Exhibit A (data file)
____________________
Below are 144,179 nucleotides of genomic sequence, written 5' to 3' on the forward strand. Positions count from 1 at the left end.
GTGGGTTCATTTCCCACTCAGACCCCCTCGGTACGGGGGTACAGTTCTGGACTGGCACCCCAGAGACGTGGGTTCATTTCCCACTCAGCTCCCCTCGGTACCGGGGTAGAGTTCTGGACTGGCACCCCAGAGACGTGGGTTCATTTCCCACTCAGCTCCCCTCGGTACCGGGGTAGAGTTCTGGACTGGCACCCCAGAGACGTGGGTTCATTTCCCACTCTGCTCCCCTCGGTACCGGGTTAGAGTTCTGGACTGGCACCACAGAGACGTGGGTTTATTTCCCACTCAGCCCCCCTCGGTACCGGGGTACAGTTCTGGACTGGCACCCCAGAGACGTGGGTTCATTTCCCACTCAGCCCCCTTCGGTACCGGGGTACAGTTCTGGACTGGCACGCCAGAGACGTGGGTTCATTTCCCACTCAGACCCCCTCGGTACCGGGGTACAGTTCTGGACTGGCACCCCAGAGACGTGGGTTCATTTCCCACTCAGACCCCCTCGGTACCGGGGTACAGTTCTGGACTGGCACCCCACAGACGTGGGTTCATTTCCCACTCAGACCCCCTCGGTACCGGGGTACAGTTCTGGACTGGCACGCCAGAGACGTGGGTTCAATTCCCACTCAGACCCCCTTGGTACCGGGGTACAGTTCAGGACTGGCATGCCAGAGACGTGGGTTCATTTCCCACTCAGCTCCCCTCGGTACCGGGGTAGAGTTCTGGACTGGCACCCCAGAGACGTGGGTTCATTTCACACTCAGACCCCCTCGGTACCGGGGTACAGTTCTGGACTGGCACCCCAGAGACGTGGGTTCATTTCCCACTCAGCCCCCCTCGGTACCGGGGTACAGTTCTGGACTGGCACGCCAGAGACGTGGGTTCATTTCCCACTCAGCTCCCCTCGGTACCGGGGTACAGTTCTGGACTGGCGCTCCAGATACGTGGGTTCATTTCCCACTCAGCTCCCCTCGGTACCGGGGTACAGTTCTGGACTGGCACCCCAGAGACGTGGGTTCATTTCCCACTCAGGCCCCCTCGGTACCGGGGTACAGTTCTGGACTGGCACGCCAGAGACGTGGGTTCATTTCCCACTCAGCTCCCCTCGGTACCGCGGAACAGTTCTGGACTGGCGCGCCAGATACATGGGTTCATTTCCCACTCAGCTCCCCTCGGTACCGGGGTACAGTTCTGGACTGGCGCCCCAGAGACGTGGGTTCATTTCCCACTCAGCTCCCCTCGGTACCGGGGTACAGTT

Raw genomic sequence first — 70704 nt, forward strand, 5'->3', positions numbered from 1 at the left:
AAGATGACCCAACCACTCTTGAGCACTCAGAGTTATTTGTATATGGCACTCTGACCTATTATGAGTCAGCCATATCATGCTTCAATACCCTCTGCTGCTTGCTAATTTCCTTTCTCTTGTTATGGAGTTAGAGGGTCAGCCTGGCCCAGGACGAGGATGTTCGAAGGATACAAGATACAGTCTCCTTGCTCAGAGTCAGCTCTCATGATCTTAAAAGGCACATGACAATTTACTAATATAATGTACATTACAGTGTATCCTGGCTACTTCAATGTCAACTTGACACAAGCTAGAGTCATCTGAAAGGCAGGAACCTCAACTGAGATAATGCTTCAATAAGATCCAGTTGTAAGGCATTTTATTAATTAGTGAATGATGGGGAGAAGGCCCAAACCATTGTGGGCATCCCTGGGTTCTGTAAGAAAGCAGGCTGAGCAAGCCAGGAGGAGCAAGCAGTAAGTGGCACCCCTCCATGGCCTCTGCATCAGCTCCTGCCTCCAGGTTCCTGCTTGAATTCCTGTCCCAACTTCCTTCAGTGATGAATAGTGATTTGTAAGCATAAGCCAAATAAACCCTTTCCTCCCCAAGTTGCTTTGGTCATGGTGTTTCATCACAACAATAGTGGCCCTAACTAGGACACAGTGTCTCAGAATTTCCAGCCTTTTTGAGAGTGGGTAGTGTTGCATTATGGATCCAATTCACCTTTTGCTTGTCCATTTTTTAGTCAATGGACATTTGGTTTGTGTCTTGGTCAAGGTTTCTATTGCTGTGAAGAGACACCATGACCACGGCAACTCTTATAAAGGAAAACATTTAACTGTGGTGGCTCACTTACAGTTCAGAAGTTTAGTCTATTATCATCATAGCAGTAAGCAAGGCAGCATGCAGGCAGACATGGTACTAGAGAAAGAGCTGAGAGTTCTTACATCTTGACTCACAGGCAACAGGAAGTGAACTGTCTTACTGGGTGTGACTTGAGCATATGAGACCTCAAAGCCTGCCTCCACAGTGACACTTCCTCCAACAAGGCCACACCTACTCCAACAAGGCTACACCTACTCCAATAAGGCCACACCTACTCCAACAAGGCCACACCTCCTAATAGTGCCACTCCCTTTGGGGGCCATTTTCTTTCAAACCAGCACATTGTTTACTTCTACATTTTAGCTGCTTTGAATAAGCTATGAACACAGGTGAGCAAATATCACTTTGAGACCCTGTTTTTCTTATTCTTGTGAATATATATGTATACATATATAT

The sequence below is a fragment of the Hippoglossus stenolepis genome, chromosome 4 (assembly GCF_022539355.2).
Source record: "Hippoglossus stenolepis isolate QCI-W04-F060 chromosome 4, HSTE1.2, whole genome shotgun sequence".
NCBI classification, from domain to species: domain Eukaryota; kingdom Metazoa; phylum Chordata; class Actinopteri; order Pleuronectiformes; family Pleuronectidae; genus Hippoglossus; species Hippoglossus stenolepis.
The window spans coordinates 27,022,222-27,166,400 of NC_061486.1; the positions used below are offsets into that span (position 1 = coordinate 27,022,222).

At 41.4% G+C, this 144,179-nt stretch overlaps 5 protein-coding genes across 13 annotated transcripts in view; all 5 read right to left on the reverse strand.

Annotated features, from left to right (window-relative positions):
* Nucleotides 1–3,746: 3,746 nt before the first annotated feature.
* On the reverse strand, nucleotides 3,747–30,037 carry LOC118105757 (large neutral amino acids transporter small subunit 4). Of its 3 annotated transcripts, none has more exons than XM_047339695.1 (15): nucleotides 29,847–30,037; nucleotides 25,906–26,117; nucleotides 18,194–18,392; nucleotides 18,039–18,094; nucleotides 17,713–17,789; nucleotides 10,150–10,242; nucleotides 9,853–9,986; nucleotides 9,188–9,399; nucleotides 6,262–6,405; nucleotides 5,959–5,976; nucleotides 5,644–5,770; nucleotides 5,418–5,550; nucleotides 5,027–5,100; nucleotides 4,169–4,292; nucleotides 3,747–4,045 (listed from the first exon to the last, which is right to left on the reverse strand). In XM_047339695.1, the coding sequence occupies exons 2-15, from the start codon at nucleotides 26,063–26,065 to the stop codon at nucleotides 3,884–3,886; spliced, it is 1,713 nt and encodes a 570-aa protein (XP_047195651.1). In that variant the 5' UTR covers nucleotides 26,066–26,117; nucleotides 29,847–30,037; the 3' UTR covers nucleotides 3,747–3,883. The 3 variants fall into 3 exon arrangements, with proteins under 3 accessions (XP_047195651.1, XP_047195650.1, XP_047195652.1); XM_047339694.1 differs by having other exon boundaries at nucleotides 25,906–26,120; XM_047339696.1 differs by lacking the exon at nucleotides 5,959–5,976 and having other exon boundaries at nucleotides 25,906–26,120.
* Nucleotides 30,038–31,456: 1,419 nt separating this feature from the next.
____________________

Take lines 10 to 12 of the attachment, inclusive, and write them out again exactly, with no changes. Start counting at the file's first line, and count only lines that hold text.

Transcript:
Annotated features, from left to right (window-relative positions):
* Nucleotides 1–3,746: 3,746 nt before the first annotated feature.
* On the reverse strand, nucleotides 3,747–30,037 carry LOC118105757 (large neutral amino acids transporter small subunit 4). Of its 3 annotated transcripts, none has more exons than XM_047339695.1 (15): nucleotides 29,847–30,037; nucleotides 25,906–26,117; nucleotides 18,194–18,392; nucleotides 18,039–18,094; nucleotides 17,713–17,789; nucleotides 10,150–10,242; nucleotides 9,853–9,986; nucleotides 9,188–9,399; nucleotides 6,262–6,405; nucleotides 5,959–5,976; nucleotides 5,644–5,770; nucleotides 5,418–5,550; nucleotides 5,027–5,100; nucleotides 4,169–4,292; nucleotides 3,747–4,045 (listed from the first exon to the last, which is right to left on the reverse strand). In XM_047339695.1, the coding sequence occupies exons 2-15, from the start codon at nucleotides 26,063–26,065 to the stop codon at nucleotides 3,884–3,886; spliced, it is 1,713 nt and encodes a 570-aa protein (XP_047195651.1). In that variant the 5' UTR covers nucleotides 26,066–26,117; nucleotides 29,847–30,037; the 3' UTR covers nucleotides 3,747–3,883. The 3 variants fall into 3 exon arrangements, with proteins under 3 accessions (XP_047195651.1, XP_047195650.1, XP_047195652.1); XM_047339694.1 differs by having other exon boundaries at nucleotides 25,906–26,120; XM_047339696.1 differs by lacking the exon at nucleotides 5,959–5,976 and having other exon boundaries at nucleotides 25,906–26,120.